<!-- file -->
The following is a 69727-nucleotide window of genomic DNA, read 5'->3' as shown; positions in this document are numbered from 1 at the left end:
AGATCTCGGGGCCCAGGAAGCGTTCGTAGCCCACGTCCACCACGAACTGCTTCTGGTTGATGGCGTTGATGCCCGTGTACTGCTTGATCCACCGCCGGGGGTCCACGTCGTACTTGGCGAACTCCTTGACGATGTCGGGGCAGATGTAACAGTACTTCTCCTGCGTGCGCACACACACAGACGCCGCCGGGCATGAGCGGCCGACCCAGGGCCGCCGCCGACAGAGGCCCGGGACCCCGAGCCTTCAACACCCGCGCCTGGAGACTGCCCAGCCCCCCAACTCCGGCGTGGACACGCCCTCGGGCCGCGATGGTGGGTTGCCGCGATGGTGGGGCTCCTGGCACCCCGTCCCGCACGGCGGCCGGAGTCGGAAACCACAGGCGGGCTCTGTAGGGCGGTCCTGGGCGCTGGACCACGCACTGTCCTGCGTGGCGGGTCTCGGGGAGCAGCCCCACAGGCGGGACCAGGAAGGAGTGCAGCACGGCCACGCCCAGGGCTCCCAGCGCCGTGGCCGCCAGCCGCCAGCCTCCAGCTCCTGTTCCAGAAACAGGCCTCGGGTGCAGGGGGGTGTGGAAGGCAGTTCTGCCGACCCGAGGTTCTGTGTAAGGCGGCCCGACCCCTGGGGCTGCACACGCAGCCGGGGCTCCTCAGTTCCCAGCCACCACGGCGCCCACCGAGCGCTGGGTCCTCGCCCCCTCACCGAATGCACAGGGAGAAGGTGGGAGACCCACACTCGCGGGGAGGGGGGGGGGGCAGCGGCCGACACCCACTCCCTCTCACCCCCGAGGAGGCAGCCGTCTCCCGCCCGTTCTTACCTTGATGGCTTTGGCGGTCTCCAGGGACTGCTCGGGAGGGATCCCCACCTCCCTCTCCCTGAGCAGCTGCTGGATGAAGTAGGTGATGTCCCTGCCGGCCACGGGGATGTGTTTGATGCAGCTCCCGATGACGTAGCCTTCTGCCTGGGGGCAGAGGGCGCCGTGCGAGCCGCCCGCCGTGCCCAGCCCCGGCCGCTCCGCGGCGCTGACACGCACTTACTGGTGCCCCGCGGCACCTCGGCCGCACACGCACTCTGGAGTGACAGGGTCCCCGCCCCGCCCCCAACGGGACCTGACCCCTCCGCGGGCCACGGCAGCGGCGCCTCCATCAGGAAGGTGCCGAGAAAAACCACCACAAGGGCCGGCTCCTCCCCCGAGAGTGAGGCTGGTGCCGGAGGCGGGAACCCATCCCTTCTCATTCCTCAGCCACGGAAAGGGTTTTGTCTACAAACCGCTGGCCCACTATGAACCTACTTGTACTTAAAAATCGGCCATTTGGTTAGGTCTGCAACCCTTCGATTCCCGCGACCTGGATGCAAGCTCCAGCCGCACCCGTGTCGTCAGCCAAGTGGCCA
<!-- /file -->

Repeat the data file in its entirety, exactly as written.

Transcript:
The following is a 69727-nucleotide window of genomic DNA, read 5'->3' as shown; positions in this document are numbered from 1 at the left end:
AGATCTCGGGGCCCAGGAAGCGTTCGTAGCCCACGTCCACCACGAACTGCTTCTGGTTGATGGCGTTGATGCCCGTGTACTGCTTGATCCACCGCCGGGGGTCCACGTCGTACTTGGCGAACTCCTTGACGATGTCGGGGCAGATGTAACAGTACTTCTCCTGCGTGCGCACACACACAGACGCCGCCGGGCATGAGCGGCCGACCCAGGGCCGCCGCCGACAGAGGCCCGGGACCCCGAGCCTTCAACACCCGCGCCTGGAGACTGCCCAGCCCCCCAACTCCGGCGTGGACACGCCCTCGGGCCGCGATGGTGGGTTGCCGCGATGGTGGGGCTCCTGGCACCCCGTCCCGCACGGCGGCCGGAGTCGGAAACCACAGGCGGGCTCTGTAGGGCGGTCCTGGGCGCTGGACCACGCACTGTCCTGCGTGGCGGGTCTCGGGGAGCAGCCCCACAGGCGGGACCAGGAAGGAGTGCAGCACGGCCACGCCCAGGGCTCCCAGCGCCGTGGCCGCCAGCCGCCAGCCTCCAGCTCCTGTTCCAGAAACAGGCCTCGGGTGCAGGGGGGTGTGGAAGGCAGTTCTGCCGACCCGAGGTTCTGTGTAAGGCGGCCCGACCCCTGGGGCTGCACACGCAGCCGGGGCTCCTCAGTTCCCAGCCACCACGGCGCCCACCGAGCGCTGGGTCCTCGCCCCCTCACCGAATGCACAGGGAGAAGGTGGGAGACCCACACTCGCGGGGAGGGGGGGGGGGCAGCGGCCGACACCCACTCCCTCTCACCCCCGAGGAGGCAGCCGTCTCCCGCCCGTTCTTACCTTGATGGCTTTGGCGGTCTCCAGGGACTGCTCGGGAGGGATCCCCACCTCCCTCTCCCTGAGCAGCTGCTGGATGAAGTAGGTGATGTCCCTGCCGGCCACGGGGATGTGTTTGATGCAGCTCCCGATGACGTAGCCTTCTGCCTGGGGGCAGAGGGCGCCGTGCGAGCCGCCCGCCGTGCCCAGCCCCGGCCGCTCCGCGGCGCTGACACGCACTTACTGGTGCCCCGCGGCACCTCGGCCGCACACGCACTCTGGAGTGACAGGGTCCCCGCCCCGCCCCCAACGGGACCTGACCCCTCCGCGGGCCACGGCAGCGGCGCCTCCATCAGGAAGGTGCCGAGAAAAACCACCACAAGGGCCGGCTCCTCCCCCGAGAGTGAGGCTGGTGCCGGAGGCGGGAACCCATCCCTTCTCATTCCTCAGCCACGGAAAGGGTTTTGTCTACAAACCGCTGGCCCACTATGAACCTACTTGTACTTAAAAATCGGCCATTTGGTTAGGTCTGCAACCCTTCGATTCCCGCGACCTGGATGCAAGCTCCAGCCGCACCCGTGTCGTCAGCCAAGTGGCCA